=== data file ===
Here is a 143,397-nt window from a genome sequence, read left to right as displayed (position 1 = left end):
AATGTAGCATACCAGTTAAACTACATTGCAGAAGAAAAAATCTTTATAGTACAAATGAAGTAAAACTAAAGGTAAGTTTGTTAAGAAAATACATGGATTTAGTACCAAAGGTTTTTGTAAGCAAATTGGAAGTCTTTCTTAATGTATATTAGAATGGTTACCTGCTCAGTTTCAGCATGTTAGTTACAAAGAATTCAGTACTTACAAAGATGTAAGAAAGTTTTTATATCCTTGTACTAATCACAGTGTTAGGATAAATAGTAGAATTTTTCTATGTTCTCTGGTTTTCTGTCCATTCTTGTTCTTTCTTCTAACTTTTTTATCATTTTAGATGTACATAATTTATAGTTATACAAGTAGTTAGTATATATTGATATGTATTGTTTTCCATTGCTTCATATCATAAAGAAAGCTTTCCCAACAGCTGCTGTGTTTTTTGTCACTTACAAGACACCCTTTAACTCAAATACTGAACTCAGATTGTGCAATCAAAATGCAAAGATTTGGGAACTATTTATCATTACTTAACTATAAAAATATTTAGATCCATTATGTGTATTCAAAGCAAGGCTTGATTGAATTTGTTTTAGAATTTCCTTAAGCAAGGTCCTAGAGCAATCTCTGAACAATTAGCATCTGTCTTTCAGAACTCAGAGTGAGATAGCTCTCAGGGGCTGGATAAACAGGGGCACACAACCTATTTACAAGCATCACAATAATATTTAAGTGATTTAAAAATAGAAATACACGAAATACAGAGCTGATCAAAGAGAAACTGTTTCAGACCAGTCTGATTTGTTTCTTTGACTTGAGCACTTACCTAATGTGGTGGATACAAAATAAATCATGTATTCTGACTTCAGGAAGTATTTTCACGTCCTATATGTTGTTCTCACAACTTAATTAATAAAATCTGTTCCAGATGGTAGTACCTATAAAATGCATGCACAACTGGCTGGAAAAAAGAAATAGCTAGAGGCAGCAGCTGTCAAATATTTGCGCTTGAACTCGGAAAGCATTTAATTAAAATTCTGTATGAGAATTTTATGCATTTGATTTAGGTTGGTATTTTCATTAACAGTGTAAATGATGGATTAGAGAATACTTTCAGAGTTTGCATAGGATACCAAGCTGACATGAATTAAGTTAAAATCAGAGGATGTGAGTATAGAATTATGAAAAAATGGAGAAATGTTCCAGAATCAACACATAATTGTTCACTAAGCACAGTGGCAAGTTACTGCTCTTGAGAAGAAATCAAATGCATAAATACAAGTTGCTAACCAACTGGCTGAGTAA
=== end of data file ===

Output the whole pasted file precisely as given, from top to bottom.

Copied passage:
Here is a 143,397-nt window from a genome sequence, read left to right as displayed (position 1 = left end):
AATGTAGCATACCAGTTAAACTACATTGCAGAAGAAAAAATCTTTATAGTACAAATGAAGTAAAACTAAAGGTAAGTTTGTTAAGAAAATACATGGATTTAGTACCAAAGGTTTTTGTAAGCAAATTGGAAGTCTTTCTTAATGTATATTAGAATGGTTACCTGCTCAGTTTCAGCATGTTAGTTACAAAGAATTCAGTACTTACAAAGATGTAAGAAAGTTTTTATATCCTTGTACTAATCACAGTGTTAGGATAAATAGTAGAATTTTTCTATGTTCTCTGGTTTTCTGTCCATTCTTGTTCTTTCTTCTAACTTTTTTATCATTTTAGATGTACATAATTTATAGTTATACAAGTAGTTAGTATATATTGATATGTATTGTTTTCCATTGCTTCATATCATAAAGAAAGCTTTCCCAACAGCTGCTGTGTTTTTTGTCACTTACAAGACACCCTTTAACTCAAATACTGAACTCAGATTGTGCAATCAAAATGCAAAGATTTGGGAACTATTTATCATTACTTAACTATAAAAATATTTAGATCCATTATGTGTATTCAAAGCAAGGCTTGATTGAATTTGTTTTAGAATTTCCTTAAGCAAGGTCCTAGAGCAATCTCTGAACAATTAGCATCTGTCTTTCAGAACTCAGAGTGAGATAGCTCTCAGGGGCTGGATAAACAGGGGCACACAACCTATTTACAAGCATCACAATAATATTTAAGTGATTTAAAAATAGAAATACACGAAATACAGAGCTGATCAAAGAGAAACTGTTTCAGACCAGTCTGATTTGTTTCTTTGACTTGAGCACTTACCTAATGTGGTGGATACAAAATAAATCATGTATTCTGACTTCAGGAAGTATTTTCACGTCCTATATGTTGTTCTCACAACTTAATTAATAAAATCTGTTCCAGATGGTAGTACCTATAAAATGCATGCACAACTGGCTGGAAAAAAGAAATAGCTAGAGGCAGCAGCTGTCAAATATTTGCGCTTGAACTCGGAAAGCATTTAATTAAAATTCTGTATGAGAATTTTATGCATTTGATTTAGGTTGGTATTTTCATTAACAGTGTAAATGATGGATTAGAGAATACTTTCAGAGTTTGCATAGGATACCAAGCTGACATGAATTAAGTTAAAATCAGAGGATGTGAGTATAGAATTATGAAAAAATGGAGAAATGTTCCAGAATCAACACATAATTGTTCACTAAGCACAGTGGCAAGTTACTGCTCTTGAGAAGAAATCAAATGCATAAATACAAGTTGCTAACCAACTGGCTGAGTAA